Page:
We have to wonder if allowing corporate America to police speech is a good idea. It all seems fine when obtuse billionaire team owners and Facebook nazis are the targets. But do the Toms and Karens of corporate comms and human resources really care about such things after more than a century of neglect?
Bringing corporate speech codes to public life is a bad idea because corporate thinking and free thinking exist in opposition. The corporation is and always has been a force of extralegal social control. The United States government is specifically barred from punishing or restricting speech, but any company can deny you employment over it. Every election season, somebody gets fired over a political bumper sticker or similarly innocent statement. Another obvious example—companies that continue to fire people for personal marijuana use even as states have legalized it through democratic process.
I once worked for a communications company that policed and restricted employee speech and thought to present a progressive outward demeanor while quietly working against such values as it sought to gather revenue.
Employees top to bottom completed quarterly, online courses teaching respectful workplace behavior and the values of diversity and inclusion in coworking, management, recruiting and hiring. These quarterly video interludes were mercifully short, accompanied by quizzes that you couldn’t fail because only a sociopath would be unable to figure out the answers (No, putting a junior, female colleague on email blast for a simple error is not right.)
Insidiously, the workplace sensitivity training says it mustn’t be criticized. If you don’t like it, keep your mouth shut. By criticizing the program, says the program, you risk communicating disregard of the feelings and struggles of your women and minority colleagues—a punishable microaggression.
At the same job, weeks after I’d started, a member of the HR team asked to meet with me. In a tiny office with glass walls she cleared her throat uncomfortably and asked about an obscene tweet on my Twitter feed. I’d re-tweeted a piece of comedy from McSweeney’s titled “I Used My Wife’s Vibrating Dildo To Achieve My First Prostate Orgasm and Now I’m Back in Narnia and I Can’t Get Back Home.” Guilty. “I’m not telling you that you have to take it down,” she said. “But you should take it down?” Who complained? She wouldn’t (couldn’t!) say. Did I take it down? To answer with a question, was my rent due next month?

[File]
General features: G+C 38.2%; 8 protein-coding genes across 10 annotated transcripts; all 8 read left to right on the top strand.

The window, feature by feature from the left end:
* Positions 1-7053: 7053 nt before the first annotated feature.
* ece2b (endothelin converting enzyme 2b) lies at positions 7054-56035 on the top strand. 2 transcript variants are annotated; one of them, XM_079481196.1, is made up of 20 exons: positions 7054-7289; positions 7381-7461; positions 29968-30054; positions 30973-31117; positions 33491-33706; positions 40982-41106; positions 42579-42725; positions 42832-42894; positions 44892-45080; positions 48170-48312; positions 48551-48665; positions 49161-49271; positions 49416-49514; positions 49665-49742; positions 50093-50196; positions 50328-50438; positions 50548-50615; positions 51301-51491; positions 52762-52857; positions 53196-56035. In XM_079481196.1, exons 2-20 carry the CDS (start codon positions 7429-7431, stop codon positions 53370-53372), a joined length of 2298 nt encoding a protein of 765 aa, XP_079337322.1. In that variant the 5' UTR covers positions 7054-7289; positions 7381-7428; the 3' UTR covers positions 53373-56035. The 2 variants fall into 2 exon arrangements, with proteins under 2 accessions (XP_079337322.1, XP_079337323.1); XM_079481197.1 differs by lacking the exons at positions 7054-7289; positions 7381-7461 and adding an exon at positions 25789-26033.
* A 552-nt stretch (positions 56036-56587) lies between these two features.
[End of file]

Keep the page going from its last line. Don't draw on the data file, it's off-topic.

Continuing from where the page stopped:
I shamefully acquiesced to the ridiculous request, then added it back to my Twitter feed as it continued to irk me. The real shame should reside with a company for daring to police such matters, but while corporations claim to have “values,” they lack any sort of conscience to temper their actions.
Corporate values are decorative. In all other aspects, Milton Friedman lives and the corporation exists only to enrich its owners. Not long after the House of Saud murdered journalist and author Jamal Ahmad Khashoggi for using words to criticize them, senior management at this employer began informally polling staff about how willing people would be to work on a contract for a client controlled by Saudi Arabia’s crown prince. The firm didn’t win such a contract while I was there, but nobody I spoke to believed such work would be refused. Plenty of my colleagues were willing to take on the project, though many were not.
Meanwhile, the theatrically woke but otherwise typical company fulfilled all manner of questionable mandates like representing the TCW Group after a woman fund manager was fired after her source of capital dried up when she stopped sleeping with her colleague. The CEO quipped both in a senior staff meeting and again after a client meeting that the fund manager shouldn’t have been surprised that her former paramour stopped supporting her professionally. We represented the Recording Academy as its former CEO sued it for wrongful dismissal and sexual harassment. Our CEO bragged about attending the Grammys while doling out comms advice. We even sided with the Carlyle Group when it financed the purchase of Taylor Swift’s early music catalogue by a pair of producers who have since stopped her from performing her own songs.
A business that doesn’t look after business will soon go bust but any organization that exists to perpetuate itself while serving its owners can’t also be empowered to contour and regulate public speech, thought and society. It will fail us all, sooner or later.